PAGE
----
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Cultural Diversity: A Movement of Statewide Efforts in the South: Documenting and Promoting the Region`s History 

12-09-2015 17:35

All advocacy is strengthened by the increasing and broadening of the constituency that supports a cause. This fact is clearly illustrated by the proliferation of interest groups supporting cultural diversity in historic preservation.

At present there is a prominent movement in the South to create statewide entities that document and promote the region`s diverse history. This regional movement has had, and will continue to have, a great impact on how the South views itself and its history in the 1990s.

In 1984 the first of these statewide entities was formed. The Black Heritage Council of the Alabama Historical Commission was created by the Alabama Historical Commission, which is Alabama`s State Historic Preservation Office, and African-American preservationists as an advisory council to the Alabama Historical Commission. The purpose of the Black Heritage Council is to help preserve the buildings, sites, and districts that are associated with the history of African-American Alabamians. The Black Heritage Council also seeks to encourage a preservation constituency within the African American community and to promote participation in the programs and activities of the Alabama Historical Commission.

The Black Heritage Council is made up of twelve members, one from each of Alabama`s seven congressional districts, two from the state`s historically black colleges, two at large, and one from the Alabama Historical Commission. The Black Heritage Council is an active board that meets at least twice a year. The Black Heritage Council has been involved in a variety of projects, the aim of which is to increase awareness and interest in preserving Alabama`s cultural resources related to African-American history. In 1988, 1989, and 1990 the Black Heritage Council produced a calendar called Keepers of the Faith, which included pictures and descriptions of Alabama`s historic African-American churches, as well as the date each church was listed in the National Register of Historic Places and the Alabama Register of Landmarks and Heritage. The council advised Alabama`s Bureau of Tourism and Travel in the production of Alabama`s Black Heritage, a tour guide to African-American historic sites in Alabama.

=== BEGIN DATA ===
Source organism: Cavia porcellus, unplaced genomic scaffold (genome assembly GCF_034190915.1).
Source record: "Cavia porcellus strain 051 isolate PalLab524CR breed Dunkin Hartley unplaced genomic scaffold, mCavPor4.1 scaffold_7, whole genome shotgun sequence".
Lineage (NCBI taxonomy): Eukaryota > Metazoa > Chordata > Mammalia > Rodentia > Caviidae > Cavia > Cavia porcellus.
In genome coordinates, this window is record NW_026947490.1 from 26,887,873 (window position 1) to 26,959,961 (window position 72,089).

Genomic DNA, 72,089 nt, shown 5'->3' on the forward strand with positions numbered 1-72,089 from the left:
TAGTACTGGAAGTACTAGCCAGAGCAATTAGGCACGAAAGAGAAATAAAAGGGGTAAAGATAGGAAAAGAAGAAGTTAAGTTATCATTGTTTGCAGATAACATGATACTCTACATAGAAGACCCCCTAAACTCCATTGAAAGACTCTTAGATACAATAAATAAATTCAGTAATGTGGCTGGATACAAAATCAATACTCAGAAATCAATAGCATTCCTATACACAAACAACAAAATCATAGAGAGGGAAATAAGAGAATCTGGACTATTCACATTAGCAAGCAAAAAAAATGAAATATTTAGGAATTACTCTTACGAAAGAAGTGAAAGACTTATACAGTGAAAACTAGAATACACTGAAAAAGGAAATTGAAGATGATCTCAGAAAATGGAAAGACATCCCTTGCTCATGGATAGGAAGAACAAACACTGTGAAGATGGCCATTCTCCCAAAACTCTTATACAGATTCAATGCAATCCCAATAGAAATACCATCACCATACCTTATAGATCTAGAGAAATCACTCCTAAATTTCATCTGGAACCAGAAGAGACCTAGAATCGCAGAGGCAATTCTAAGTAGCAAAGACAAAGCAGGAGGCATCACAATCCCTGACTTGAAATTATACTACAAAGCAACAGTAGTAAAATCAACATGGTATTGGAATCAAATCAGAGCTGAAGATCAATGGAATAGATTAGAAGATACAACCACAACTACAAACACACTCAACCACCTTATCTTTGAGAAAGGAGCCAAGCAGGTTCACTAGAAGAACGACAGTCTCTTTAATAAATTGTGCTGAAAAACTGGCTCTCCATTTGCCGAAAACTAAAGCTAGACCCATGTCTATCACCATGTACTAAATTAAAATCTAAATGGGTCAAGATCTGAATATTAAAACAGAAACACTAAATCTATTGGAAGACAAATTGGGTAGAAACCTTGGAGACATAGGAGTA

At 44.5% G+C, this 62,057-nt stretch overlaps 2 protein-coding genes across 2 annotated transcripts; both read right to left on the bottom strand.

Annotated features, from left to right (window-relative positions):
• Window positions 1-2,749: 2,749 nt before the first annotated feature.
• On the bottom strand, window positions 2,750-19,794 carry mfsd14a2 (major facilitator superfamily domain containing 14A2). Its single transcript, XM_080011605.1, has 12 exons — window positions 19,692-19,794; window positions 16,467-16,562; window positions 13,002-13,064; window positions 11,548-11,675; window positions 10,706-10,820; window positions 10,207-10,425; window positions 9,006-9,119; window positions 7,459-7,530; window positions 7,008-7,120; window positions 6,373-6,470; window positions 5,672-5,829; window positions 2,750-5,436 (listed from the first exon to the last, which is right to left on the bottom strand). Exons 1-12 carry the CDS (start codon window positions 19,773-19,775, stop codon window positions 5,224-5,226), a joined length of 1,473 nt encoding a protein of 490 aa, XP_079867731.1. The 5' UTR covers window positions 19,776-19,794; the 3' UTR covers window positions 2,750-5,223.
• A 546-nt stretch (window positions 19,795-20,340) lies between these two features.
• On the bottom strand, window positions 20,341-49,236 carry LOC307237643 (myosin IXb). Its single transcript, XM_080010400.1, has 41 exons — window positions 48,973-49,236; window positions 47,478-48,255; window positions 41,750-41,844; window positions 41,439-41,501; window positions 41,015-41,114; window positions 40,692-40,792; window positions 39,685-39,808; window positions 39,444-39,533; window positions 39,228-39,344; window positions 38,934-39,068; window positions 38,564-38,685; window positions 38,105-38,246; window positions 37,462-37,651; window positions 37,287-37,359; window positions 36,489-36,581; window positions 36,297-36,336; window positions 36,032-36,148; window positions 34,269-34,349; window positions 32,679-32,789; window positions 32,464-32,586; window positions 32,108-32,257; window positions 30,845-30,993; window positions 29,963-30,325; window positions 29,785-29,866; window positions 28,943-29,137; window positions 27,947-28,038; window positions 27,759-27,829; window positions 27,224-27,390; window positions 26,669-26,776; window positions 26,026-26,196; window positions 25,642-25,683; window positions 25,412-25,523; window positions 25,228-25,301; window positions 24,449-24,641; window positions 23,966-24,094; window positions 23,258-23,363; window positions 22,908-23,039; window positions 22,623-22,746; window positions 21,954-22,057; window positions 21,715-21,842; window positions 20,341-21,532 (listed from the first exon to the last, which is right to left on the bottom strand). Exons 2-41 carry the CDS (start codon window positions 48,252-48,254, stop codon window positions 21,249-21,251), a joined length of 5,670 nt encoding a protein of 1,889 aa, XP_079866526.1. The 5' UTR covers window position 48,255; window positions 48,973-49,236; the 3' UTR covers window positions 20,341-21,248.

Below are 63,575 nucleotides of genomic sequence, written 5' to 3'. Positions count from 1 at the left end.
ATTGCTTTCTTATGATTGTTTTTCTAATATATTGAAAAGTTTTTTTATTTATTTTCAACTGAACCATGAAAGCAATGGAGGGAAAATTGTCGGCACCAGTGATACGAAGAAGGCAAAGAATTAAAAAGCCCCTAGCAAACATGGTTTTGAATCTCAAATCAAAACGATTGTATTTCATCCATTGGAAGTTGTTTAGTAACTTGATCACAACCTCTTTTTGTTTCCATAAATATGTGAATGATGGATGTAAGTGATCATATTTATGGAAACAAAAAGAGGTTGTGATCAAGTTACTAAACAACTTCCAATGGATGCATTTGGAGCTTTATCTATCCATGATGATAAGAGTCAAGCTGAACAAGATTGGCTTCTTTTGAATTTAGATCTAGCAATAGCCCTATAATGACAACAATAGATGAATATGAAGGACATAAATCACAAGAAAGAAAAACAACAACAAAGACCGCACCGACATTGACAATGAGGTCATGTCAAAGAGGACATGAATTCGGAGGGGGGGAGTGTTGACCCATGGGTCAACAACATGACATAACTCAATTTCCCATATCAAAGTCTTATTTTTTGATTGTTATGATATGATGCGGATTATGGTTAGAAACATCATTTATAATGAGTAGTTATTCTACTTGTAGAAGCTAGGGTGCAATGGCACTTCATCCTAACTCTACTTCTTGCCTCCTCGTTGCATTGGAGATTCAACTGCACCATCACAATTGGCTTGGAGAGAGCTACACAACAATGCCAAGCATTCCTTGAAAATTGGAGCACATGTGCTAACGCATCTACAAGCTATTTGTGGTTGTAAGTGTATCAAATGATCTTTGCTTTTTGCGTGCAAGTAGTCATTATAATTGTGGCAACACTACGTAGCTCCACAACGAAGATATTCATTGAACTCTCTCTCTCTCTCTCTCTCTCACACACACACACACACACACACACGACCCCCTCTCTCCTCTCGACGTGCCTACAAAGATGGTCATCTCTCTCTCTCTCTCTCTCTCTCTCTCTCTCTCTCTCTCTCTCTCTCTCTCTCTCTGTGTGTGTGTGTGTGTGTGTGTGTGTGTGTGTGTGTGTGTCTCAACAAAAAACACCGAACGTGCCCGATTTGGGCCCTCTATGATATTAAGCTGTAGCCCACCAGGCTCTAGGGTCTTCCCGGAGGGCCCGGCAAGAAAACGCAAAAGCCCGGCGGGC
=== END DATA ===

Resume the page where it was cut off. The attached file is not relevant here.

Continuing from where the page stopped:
In 1992 the Black Heritage Council printed "Alabama`s Historic Black Colleges," a two-sided poster composed of archival photographs and historical sketches of more than eleven of Alabama`s historically black colleges. This poster was created to increase awareness of significant structures that exist on the campuses of the state`s historically black colleges. The Black Heritage Council has also produced Preserving Black Historic Resources in Alabama, which is a thirty-five-minute slide show that examines the great range of African-American cultural resources in Alabama, discusses the importance of preserving these resources, and includes various ways in which to become involved in the preservation effort. Currently, the Black Heritage Council is involved in putting together "Building a Black Heritage Network," which is a meeting to be held in Birmingham on July 17, 1994, to bring together and develop a network of people who are interested and involved in the preservation of Alabama`s African American historic buildings and archaeological sites.

The Georgia Minority Heritage Coalition took its lead from Alabama. The Georgia state historic preservation office observed the success of the Alabama Black Heritage Council and asked the group to assist with an organizational meeting in 1989. In 1990 the Minority Historic Preservation Committee for the State of Georgia was officially established by the Georgia National Register Review Board. At that time the committee committed to completing these goals:

1)  Foster participation of minority groups and individuals in the statewide historic preservation movement.

2)  Increase public awareness of Georgia`s black history both statewide and in local communities, and promote the preservation of properties associated with this history.

3)  Increase interaction at the local and state levels among organizations, institutions, and individuals interested in and working with minority preservation and local governments and local preservation organizations.

4)  Assure the inclusion of black resources in the state`s coordinated planning at all levels. Especially work to assure that these resources are taken into account in all phases of local planning.

Georgia had already published an excellent book, Historic Black Resources of Georgia, in 1984. Additionally, the office`s five-year comprehensive plan, published in 1989, listed three "distinctive aspects" of Georgia history that related to African-American heritage:

1)  A relatively large black population and a correspondingly strong African-American cultural presence;

2)  Conflict and accommodation in race relations between blacks and whites, marked in particular by slavery, segregation, and the civil-rights movement; and

3)  The civil-rights movement, for which Georgia served.